Indicators that will shape investment decisions

Written by Vineet Goel | Updated: Jan 27 2008, 06:29am hrs
Having experienced volatile times in the last few days, investors seem to be wary about the future growth of the Indian equity market. On the back of a secular bull run that has been for a period of more than four years, the entire investing community seems apprehensive about the impact of negative global cues on the Indian equity market. Post this tragic steep fall, the theory of coupling and decoupling has taken the centre-stage of many discussions. In our view, Indias relativity to the other countries is both coupled as well as decoupled. Coupled from the point of view of short-medium term outlook of equity market performance; decoupled from the perspective of short-medium-long term economic growth outlook.

The recent meltdown in the Indian equity market has washed off a substantial wealth of the investors that was created in the past few years. A sudden financial crisis in the US (but anticipated a while back), forced many portfolio investors to press for a sell-off in most of the emerging markets, including India, to cover-up the losses and liquidity crunch in the US. It would be important to mention here that FIIs sold Indian equities worth around $3.25 billion in just six sessions (reported between January 17 and January 24).

A sudden sell-off of such a magnitude resulted in massive erosion of investors wealth and created huge volatility. In our view, Indian investors have to gear themselves up for such unavoidable factors and learn to live with unprecedented volatility thrown open by a sudden plight of foreign portfolio money. In such a scenario, the investors need to be extra cautious and look out for indicators that could potentially change the equity market scenario in India.

The US sub-prime development would be one such factor that should be closely watched for and would play the leading role in shaping the investment decision. As per the estimates, around $100 billion of losses have been cumulatively written-off so far by lenders and investors in the US, which, according to some other estimates, is just 20-30% of the total potential losses. Therefore, furthermore write-offs are quite inevitable and would again remind investors of the volatile markets, which we have just witnessed and havent really recovered by the shocks it provided. The FIIs and hedge fund investors in emerging markets would be coerced to withdraw a part of their investments to cover-up the losses owing to sub-prime woes.

Another factor that would play a major role regarding the growth of the equity market in emerging economies, which India is a part of, is the US economic growth. A large section of economists worldwide believe that even the aggressive rate cut measures undertaken by the Fed (75 basis point rate cut on January 22), would not really ease the pressure of looming economic growth scenario in the US. Further, this liberal monetary stance of the Fed would not be able to hold up the scenario beyond more than three-four quarters, where after, the US slowdown would become inevitable. Now, if the US falls into a recession, it is needless to say that it would change the growth outlook of the world economy as a whole and emerging economies in particular, since the fortune of many emerging economies is closely linked to the US economy. In such a scenario, self-consuming economies, which India is very much a part of, would be least affected. The domestic consumption in India, which is around 85% of the GDP, provides a lot of cushion and relief to the much-talked of theory of decoupling or self-sustaining.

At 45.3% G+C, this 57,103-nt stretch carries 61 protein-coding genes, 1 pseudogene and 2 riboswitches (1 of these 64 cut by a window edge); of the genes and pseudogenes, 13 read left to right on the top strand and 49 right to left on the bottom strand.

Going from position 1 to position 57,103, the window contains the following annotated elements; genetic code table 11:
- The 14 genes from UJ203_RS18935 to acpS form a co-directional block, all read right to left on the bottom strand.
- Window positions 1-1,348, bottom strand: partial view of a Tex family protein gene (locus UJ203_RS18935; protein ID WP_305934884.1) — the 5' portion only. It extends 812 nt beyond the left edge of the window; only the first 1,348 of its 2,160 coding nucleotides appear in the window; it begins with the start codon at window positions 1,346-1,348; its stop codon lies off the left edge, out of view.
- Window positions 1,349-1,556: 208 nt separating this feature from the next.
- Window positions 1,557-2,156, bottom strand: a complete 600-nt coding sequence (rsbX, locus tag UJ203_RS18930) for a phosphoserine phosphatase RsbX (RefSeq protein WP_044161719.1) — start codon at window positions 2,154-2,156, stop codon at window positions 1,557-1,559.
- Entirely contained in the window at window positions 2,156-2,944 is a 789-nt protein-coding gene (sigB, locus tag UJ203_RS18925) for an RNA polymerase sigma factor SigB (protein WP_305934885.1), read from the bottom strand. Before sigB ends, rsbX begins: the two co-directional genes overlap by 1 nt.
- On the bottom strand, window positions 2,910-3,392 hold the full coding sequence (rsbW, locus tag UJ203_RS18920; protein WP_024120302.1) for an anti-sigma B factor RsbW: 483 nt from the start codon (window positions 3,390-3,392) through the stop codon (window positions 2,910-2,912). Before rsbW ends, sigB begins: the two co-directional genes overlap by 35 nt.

To access the performance or behaviour of the Indian equity market in the future, long-term investors should generally watch out for important macro-economic factors, which amongst others include interest rate, inflation rate, IIP growth, and the overall GDP growth. Till the time these broad factors are much on track, which they are at present, one must continue to believe in the India growth story. Although short-term hiccups (like volatility and sell-offs) would continue to test the confidence level of investors, as evident historically, one has to ignore the distracters.

The recent correction that has resulted in the valuation of the Indian market at more acceptable and comfortable levels, coupled with the fact that the corporate earnings growth in India is expected to score better than most of its Asian peers, Indian equity markets now present a more compelling case for sustaining high growth. Going forward, the returns from the Indian equity market are expected to be more reasonable and rational, unlike the 40-50% CAGR levels that we have seen during the last few years.

The author is senior analyst with Atherstone Capital, a boutique investment firm